Conviction in Killing of Nun Raises Hopes

A Brazilian farmer's conviction for hiring the gunmen who killed an American nun and rain-forest defender is a sign of progress for an Amazon state's notoriously corrupt judicial system, lawyers said.

But they said the true test would be whether two ranchers accused of orchestrating Dorothy Stang's 2005 killing will be tried and convicted.

"The most important trials are the ones to come," said Brent Rushforth, a Washington-based lawyer who attended the trial with Stang's brother and sisters. "With the trial of the ranchers the Para state court system can prove impunity is coming to an end."

Courts in Brazil's Amazon traditionally side with the rich and powerful.

In the past 30 years, 772 people have been killed over land disputes in Para state, but only three people alleged to have ordered the killings have gone to trial, according to the Federal Prosecutor's office.

Amair Feijoli da Cunha's conviction Wednesday signals things may be changing.

A jury sentenced Feijoli to 18 years in prison for acting as the middleman between the ranchers who allegedly ordered the 73-year-old nun killed and the gunmen who pumped six shots into her at close range along a muddy jungle road.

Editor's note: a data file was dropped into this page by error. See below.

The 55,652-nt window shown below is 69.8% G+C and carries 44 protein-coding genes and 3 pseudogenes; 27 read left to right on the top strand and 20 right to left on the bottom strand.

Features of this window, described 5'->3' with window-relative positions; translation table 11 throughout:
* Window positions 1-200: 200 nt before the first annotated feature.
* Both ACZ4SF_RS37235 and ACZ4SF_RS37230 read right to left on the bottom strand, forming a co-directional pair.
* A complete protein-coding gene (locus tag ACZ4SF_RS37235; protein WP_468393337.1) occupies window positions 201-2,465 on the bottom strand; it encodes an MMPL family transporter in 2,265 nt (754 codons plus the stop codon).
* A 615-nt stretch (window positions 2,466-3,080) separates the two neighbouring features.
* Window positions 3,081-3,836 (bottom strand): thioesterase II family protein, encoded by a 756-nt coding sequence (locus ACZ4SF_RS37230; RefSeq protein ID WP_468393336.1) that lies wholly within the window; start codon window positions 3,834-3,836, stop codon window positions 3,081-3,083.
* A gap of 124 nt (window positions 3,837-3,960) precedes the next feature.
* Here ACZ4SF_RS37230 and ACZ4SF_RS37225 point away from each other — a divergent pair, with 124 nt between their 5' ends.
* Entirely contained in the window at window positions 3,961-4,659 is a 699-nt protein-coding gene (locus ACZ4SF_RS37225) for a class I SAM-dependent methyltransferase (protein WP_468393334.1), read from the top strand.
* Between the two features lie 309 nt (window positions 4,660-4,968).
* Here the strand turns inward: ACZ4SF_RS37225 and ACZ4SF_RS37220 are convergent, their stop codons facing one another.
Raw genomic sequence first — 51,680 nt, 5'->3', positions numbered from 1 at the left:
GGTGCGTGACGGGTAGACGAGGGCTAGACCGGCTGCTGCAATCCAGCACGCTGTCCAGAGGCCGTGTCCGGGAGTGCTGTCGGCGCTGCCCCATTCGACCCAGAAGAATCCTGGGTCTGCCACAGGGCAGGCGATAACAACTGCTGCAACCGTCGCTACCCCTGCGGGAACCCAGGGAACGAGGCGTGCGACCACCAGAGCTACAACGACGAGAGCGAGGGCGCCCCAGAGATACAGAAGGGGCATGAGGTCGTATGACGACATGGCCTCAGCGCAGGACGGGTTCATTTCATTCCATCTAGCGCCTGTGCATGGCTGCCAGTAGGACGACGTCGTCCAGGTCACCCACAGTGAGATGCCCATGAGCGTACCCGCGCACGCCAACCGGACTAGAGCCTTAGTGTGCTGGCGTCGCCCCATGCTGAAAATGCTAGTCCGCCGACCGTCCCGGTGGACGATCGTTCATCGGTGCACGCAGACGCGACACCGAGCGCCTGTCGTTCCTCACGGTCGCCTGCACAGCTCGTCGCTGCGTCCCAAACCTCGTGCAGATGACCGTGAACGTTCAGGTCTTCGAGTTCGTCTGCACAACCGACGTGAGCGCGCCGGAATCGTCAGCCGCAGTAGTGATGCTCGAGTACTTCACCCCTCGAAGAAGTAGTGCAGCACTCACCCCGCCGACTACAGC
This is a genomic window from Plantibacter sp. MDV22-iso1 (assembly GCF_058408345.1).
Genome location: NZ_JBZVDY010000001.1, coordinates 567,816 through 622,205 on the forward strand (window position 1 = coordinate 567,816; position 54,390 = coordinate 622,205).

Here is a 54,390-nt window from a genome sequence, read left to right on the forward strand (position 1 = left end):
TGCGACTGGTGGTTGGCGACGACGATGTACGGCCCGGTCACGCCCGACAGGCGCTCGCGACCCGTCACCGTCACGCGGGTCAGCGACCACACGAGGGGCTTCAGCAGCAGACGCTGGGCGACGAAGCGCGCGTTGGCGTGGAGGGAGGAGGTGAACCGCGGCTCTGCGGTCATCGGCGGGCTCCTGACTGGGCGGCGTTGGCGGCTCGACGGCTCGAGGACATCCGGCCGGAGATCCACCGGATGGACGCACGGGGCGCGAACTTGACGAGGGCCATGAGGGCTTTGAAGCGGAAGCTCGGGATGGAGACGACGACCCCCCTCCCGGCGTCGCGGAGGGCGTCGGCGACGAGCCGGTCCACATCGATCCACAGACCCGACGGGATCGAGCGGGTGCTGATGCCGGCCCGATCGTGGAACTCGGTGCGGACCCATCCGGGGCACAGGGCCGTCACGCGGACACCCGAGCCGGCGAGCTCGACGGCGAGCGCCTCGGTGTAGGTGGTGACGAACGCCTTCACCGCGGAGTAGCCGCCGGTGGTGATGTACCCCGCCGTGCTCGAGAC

The gunmen, Rayfran das Neves Sales and Clodoaldo Carlos Batista, were convicted and sentenced to 27 and 17 years respectively in December — record time in a state where trials can be delayed for years, even decades.

The ranchers, Vitalmiro Moura and Regivaldo Galvao, have managed to avoid trial by taking advantage of the many appeals available under Brazil's legal system.

While it remains to be seen whether authorities will act with the same speed in prosecuting the ranchers, not to mention similar crimes where the victims are poor Brazilians, local lawyers believe that something has changed.

"It was the first case in the history of Para state where they arrested the shooters, the middleman and the masterminds," said Rosilene Socoro Conceicao da Silva, a lawyer for the Catholic Church's Land Pastoral, which helps landless farmers throughout Brazil.

"It's also a landmark in terms of how (quickly) it took to get the first defendants to trial," he added.

The Stang murder trials stand in contrast to the case of Gabriel Pimenta, an activist lawyer killed 25 years ago. The man accused of masterminding that killing is finally set to stand trial next week.

Stang, a native of Dayton, Ohio, spent the last 23 years of her life in this hardscrabble region where she built schools and defended poor settlers, teaching them to defend their rights and respect the rain forest.

Her efforts earned her the enmity of ranchers in a region where hired gunmen routinely evict settlers on the strength of forged land titles.

She lost her life over a patch of forest near Anapu, a muddy town on the Trans-Amazon highway 1,250 miles north of Rio de Janeiro. She wanted to preserve it; Galvao and Moura wanted to cut it down.